On human remains

On Sunday I spent a wonderful afternoon visiting the exhibition Doctors, Dissection and Resurrection Men at the Museum of London.

The exhibition stems from the discoveries made during an archaeological dig at the old burial ground of the Royal London Hospital (find out more here). Over 250 bodies were found, showing various signs of having been subject to dissection and autopsy. These bodies would have been used for teaching and practice for trainee surgeons and anatomists. With these excavated remains as a starting point, the exhibition explores how the early nineteenth century trade in dead bodies could be a lucrative career for 'resurrection men' who worked in groups to dig up the freshly buried and sell their corpses on to medical professionals in private anatomy schools.

It was a gripping, if somewhat gruesome, afternoon. Alongside the human remains are exhibited wax models, anatomical drawings, pickled specimens and press clippings, as well as contraptions that could be bought by those wanting to ensure that their dear departed remained firmly in the ground, and sets of surgeon's tools, which, despite their gleamingly clean presentation, still managed to provoke a shiver down my spine and a silent thanks to the wonders of modern day anaesthetics.

The exhibition was fascinating and really well presented, and contributed to a swirling mass of incomplete ideas I have recently been exploring about the role of death and possessions in Our Mutual Friend. In my reading of the novel, themes of death, inheritance, and appropriate possession are completely central, and the Resurrection Men exhibition made me think of several ways in which Dickens explores these themes through the characters and occupations of Gaffer Hexam and Mr. Venus in particular, both of whom are involved in the salvage of human remains and the effects which might accompany them (Mr. Venus, of course, directly supplies 'a perfect Beauty', an articulated skeleton, to an art school).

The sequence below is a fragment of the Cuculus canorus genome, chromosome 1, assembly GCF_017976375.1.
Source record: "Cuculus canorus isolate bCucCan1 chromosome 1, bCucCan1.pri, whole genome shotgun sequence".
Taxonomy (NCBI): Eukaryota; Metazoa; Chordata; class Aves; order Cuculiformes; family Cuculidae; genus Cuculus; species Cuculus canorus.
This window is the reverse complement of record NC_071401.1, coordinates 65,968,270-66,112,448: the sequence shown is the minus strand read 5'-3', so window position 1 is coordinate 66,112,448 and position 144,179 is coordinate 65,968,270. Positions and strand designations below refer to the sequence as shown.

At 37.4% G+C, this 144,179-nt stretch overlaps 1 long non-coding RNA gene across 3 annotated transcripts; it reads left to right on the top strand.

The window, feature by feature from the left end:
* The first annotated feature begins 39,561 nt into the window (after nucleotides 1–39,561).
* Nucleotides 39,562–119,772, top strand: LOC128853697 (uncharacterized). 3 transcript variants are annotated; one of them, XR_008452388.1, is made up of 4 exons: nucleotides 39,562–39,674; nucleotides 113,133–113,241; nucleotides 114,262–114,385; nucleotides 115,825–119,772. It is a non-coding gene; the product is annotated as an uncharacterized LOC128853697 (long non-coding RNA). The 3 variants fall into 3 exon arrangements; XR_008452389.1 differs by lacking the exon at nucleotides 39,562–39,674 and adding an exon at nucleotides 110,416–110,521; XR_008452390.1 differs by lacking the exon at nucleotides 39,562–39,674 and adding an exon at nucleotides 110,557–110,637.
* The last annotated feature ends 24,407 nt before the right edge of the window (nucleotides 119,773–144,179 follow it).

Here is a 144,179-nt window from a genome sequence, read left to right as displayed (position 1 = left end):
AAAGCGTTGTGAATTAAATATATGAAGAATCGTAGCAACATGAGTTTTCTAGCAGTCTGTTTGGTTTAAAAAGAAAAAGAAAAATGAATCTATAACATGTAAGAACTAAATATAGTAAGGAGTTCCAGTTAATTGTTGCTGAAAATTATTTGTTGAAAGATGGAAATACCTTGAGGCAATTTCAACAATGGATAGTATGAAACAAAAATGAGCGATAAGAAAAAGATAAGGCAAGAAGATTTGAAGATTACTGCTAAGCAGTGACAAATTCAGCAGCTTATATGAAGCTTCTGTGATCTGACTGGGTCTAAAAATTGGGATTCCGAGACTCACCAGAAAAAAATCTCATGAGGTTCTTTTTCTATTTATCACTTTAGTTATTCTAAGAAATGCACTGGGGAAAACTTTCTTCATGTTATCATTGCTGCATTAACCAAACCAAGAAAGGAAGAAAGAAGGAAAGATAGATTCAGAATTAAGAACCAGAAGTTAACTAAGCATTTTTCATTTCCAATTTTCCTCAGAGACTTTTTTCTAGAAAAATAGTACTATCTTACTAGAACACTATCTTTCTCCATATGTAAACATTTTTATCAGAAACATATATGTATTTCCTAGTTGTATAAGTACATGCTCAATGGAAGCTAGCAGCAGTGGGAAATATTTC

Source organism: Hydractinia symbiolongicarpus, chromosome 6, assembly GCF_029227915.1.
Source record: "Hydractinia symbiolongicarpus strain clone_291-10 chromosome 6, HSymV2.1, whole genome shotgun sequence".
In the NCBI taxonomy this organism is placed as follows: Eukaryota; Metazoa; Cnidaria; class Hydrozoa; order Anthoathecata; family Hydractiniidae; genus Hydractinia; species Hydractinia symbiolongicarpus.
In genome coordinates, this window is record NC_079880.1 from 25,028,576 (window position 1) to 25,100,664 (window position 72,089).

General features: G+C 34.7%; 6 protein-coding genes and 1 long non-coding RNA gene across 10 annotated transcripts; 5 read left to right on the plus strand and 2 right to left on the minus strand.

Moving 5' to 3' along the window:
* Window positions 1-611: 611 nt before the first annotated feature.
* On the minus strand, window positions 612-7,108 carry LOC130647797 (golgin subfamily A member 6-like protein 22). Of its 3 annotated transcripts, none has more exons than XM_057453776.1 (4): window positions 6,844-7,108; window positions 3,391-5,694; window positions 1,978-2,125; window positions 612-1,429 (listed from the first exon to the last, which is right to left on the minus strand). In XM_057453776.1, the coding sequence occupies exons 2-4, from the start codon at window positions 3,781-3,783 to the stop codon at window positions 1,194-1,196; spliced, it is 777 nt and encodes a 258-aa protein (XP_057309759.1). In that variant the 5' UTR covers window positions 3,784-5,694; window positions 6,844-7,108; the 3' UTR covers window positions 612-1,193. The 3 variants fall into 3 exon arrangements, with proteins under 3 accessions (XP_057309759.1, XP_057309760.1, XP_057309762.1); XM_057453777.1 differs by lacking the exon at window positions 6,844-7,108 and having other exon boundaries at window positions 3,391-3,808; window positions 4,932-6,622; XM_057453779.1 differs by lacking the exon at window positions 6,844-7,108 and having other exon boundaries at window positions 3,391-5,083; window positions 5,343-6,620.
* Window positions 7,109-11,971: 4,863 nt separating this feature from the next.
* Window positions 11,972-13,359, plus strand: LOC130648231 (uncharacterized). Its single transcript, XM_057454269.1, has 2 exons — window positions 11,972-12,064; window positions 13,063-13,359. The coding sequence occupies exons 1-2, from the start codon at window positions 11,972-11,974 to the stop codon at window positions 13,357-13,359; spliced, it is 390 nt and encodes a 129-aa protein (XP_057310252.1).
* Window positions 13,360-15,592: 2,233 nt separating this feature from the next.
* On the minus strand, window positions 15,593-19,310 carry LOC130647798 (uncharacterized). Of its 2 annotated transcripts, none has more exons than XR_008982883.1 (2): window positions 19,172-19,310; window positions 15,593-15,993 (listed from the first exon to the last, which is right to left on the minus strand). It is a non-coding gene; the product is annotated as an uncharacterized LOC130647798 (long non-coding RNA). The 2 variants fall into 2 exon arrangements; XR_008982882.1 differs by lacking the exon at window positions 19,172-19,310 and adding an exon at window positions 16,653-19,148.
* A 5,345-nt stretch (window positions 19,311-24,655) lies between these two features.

The event in the novel for which the exhibition really provided new meaning, however, was the death of Betty Higden, an episode tenderly described by Dickens in a chapter entitled 'The end of a long journey'. Betty, poor and homeless, feels the end of her life approach and is determined to die independent, not in the workhouse. She keeps the money for her burial safely sewn into the breast of her gown, desperate not to let herself, or her small estate, fall 'into the hands of those that she held in horror', and she flees society to die.

'The Flight', engraving by Marcus Stone. Image source: The Victorian Web.

The 1832 Anatomy Act is an important marker in the resurrection men's tale; its main provision was to decree that those who handed themselves into the care of the state, in the form of workhouses, asylums, or prisons, by default also offered up their bodies, once dead, to the hands of the medical profession for anatomical study. Previously, only the bodies of executed criminals could be lawfully used for dissection. But after 1832, providing no relatives came to claim the bodies, the workhouses and prisons were going some way to supplying the huge demand for the freshly deceased that advances in medicine demanded. There was no major revision to this law until well into the 20th century.

In light of this, Betty's death takes on a new significance in Dickens' tale of use and re-use. Her determination to provide for herself even after death suggests that she's aware of the alternative fate which might await her; in death, Betty stands to lose control of the final possession - her body. By keeping out of the workhouse, and hence out of the hands of the anatomists, Betty might quite literally be able to retain her integrity in death. Her tragic end, which had before sometimes seemed to me a rather overly sentimentalised episode, and somewhat superfluous to the plot, seems much more fitting if viewed in these terms. It becomes, rather, another episode in which Dickens reflects on what can and should be salvaged and to what extent death is an end, taking its place in a novel which, at its core, is concerned with inheritance in all its many forms.

This is one of the things I love about research - those little 'click' moments where connections are made, or something falls into place. Even when you've not quite made full sense of it yet, the feeling that there's something there, something to be teased out, is really exciting. 

I urge all (except the queasy) to head to the Museum of London to see the exhibition Doctors, Dissection and Resurrection Men, which runs until 14th April this year.